The two white jade belt hooks [Lot 445] provide another example of archaism in Qing jades. Even as early as the Northern Song dynasty scholars collected antique bronze and jade belt hooks, and new ones were often made in antique style. While such hooks could, of course, be used for their original purpose, the arbiter of style Wen Zhenheng (1585-1645) noted in his Zhangwu zhi (Superfluous Things), written between 1621 and 1627, that such ancient belt hooks made very elegant hooks for hanging pictures on the wall. In the 18th century belt hooks continued to be made in ancient style although Qing clothing appears to have had little need of such hooks. Instead they were employed, for example, as brush rests on the scholar's table.
In addition to archaistic jade items, the table of the wealthy Qing scholar might contain jades made in forms taken from nature. Two particularly attractive water pots in the current sale provide good examples. A well-carved white jade double water pot [Lot 450] is made in the form of two lotus seed pods with a lotus bud, lotus leaf, sagittaria leaf and a dragonfly. The lotus seed pod symbolizes fertility, while the lotus itself symbolizes beauty and purity. The dragonfly reinforces the theme of purity, since the first character of its name, qingting, provides a rebus for pure and also for celebration. The sagittaria leaf is also sometimes called arrowhead, and it may in this case be included in place of a real arrow, which was a symbol of unity. The second water pot, also of white jade, is a rare and particularly beautiful example made in the form of a hibiscus blossom [Lot 401]. This also contained an auspicious wish since the name for this flower is mufurong, providing a rebus for wealth fu and glory rong. Because the hibiscus flowers in autumn, in ancient times it was called jushuang, 'resists frost', and therefore has connotations of resilience.
The wearing of suspended plaque-like pendants, sometimes strung together with beads, was popular amongst gentlemen as well as ladies in traditional China. Chinese literature contains frequent references to the sound of tinkling jade accompanying the movement of characters in the stories. Confucius (551-479 BC) had praised jade as 'the embodiment of virtue', and the notion was adopted that a gentleman should emulate its qualities of solidity and translucency. When a gentleman wore suspended jade pendants, they struck each other as he moved, and the tinkling sound was thought to be pleasing to the ear and was felt to be entirely appropriate.
Some of these strung pendants were rather long, however, and could cause embarrassment. In the reign of the Ming dynasty Jiajing emperor (1522-66), during one of the imperial audiences, a court official by the name of Xie Minxing approached the throne in order to show something to the emperor. Unfortunately the official's pendant became entangled with that belonging to the emperor, and they had to be disentangled by a nearby eunuch. As Shen Defu (1578-1642) reported in Wanli yehuo bian: "The emperor pardoned Xie, but ordered that from then on the officers should place their pendants inside a red gauze pouch. That was a convenient device, but the tinkling sounds could no longer be heard." (translated by Ming Wilson in Chinese Jades, op. cit., p, 26). A less cumbersome use could be made of pendants carved in the round, which could be used as toggles when suspending pouches and other necessities from a belt. The toggles provided both a counterweight and enough volume to prevent the cord attached to the pouch slipping from the belt.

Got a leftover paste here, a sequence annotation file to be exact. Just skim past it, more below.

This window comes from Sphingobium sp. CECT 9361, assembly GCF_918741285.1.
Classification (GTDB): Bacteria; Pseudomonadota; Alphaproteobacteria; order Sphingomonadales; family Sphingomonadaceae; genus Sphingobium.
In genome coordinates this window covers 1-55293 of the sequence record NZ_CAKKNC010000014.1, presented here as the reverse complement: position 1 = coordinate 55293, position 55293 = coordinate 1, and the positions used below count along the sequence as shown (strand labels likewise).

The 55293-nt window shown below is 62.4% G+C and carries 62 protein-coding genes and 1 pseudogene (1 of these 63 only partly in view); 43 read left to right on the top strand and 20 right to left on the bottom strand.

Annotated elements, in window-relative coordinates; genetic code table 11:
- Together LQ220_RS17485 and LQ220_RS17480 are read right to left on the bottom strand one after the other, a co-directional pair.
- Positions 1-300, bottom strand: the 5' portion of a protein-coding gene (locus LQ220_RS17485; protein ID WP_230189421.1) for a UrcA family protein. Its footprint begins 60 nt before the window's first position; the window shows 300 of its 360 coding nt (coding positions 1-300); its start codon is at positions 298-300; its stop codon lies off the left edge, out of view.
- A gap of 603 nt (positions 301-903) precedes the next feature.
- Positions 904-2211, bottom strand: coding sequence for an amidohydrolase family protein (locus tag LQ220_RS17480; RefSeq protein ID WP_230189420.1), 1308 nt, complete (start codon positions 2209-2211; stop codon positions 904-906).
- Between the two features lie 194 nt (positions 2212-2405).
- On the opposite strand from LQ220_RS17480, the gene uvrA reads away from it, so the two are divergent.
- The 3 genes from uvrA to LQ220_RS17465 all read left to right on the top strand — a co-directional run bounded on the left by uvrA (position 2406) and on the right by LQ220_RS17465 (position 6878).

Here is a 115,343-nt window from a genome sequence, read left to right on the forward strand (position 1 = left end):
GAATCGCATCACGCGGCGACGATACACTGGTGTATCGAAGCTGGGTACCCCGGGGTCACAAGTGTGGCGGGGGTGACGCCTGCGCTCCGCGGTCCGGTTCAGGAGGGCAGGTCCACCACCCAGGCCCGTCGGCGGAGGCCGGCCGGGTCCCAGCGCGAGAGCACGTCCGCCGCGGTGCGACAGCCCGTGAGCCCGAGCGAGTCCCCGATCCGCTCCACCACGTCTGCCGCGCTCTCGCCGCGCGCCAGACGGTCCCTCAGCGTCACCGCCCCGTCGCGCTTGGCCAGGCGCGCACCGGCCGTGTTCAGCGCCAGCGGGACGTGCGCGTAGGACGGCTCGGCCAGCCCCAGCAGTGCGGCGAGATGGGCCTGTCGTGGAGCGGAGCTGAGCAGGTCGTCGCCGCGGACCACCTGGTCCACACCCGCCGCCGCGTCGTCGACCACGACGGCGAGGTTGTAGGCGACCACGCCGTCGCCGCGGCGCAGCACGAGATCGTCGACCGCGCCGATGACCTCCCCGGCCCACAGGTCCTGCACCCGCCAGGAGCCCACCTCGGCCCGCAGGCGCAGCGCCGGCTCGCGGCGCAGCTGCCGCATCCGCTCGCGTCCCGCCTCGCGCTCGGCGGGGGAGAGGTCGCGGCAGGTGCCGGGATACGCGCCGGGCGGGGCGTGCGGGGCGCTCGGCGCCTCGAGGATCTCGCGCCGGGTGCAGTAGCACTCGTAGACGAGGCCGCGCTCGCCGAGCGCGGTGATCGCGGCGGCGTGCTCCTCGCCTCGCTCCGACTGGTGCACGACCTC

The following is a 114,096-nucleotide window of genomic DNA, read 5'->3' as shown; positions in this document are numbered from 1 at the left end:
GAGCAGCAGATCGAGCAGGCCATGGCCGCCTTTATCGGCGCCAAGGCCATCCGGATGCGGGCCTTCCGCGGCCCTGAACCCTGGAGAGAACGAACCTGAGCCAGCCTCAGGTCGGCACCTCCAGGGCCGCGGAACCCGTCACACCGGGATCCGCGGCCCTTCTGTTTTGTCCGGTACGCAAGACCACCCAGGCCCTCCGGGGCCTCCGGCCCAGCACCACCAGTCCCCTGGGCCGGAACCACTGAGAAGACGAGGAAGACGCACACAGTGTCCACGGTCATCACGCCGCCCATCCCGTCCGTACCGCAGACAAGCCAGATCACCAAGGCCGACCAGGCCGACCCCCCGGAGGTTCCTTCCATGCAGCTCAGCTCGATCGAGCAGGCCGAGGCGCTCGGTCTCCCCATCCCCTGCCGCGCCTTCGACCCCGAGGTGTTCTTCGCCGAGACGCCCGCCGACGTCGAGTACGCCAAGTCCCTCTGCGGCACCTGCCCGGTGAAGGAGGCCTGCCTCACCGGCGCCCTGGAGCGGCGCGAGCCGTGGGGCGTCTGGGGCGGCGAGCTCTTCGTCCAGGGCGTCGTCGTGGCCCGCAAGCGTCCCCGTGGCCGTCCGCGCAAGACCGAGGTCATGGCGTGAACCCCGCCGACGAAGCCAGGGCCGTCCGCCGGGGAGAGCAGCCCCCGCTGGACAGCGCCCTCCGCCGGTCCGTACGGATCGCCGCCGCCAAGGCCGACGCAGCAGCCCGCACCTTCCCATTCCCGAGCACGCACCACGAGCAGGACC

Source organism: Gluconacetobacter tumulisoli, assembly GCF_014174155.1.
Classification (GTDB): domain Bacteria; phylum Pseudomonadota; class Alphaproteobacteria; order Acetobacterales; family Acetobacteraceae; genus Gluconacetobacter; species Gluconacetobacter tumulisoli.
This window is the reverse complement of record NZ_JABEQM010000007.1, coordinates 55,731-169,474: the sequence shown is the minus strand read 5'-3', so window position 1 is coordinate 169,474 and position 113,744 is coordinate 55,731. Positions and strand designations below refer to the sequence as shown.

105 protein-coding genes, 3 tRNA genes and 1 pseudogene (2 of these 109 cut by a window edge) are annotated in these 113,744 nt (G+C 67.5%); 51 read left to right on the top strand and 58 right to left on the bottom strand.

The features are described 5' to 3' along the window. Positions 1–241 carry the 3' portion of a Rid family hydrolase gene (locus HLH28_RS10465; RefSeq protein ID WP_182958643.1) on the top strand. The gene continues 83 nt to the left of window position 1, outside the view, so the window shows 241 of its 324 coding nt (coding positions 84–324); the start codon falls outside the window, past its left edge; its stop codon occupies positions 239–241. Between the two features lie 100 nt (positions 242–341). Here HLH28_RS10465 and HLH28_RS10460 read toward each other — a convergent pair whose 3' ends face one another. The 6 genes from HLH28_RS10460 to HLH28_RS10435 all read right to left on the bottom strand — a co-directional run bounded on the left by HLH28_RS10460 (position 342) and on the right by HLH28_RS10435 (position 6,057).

The decoration or shape of pendants and toggles frequently conveyed a message of some kind. One of the fine white jade pendants in the sale [Lot 404] has a beautifully carved low relief design of pomegranates (shiliu in Chinese) and daylily. The pomegranates are all shown with their skin split open showing the seeds inside. This suggests the phrase liukai baizi or 'pomegranate revealing one hundred sons'. This four-character phrase has been written in seal script within a cartouche on the back of the pendant. One of the names given to the daylily in Chinese is yi'nancao, 'boy favouring herb', and it was believed that if a pregnant woman wore daylilies during her pregnancy then she would bear a son. The daylily is also known as wangyoucao or 'plant that dispels grief', and additionally is associated with longevity and is a symbol of motherhood. The combination of the pomegranates and daylily, therefore, provides the message: 'wishing that you will have many sons', and these motifs were used to decorate gifts given to celebrate a marriage, birthday gifts for women, and even items for the scholar.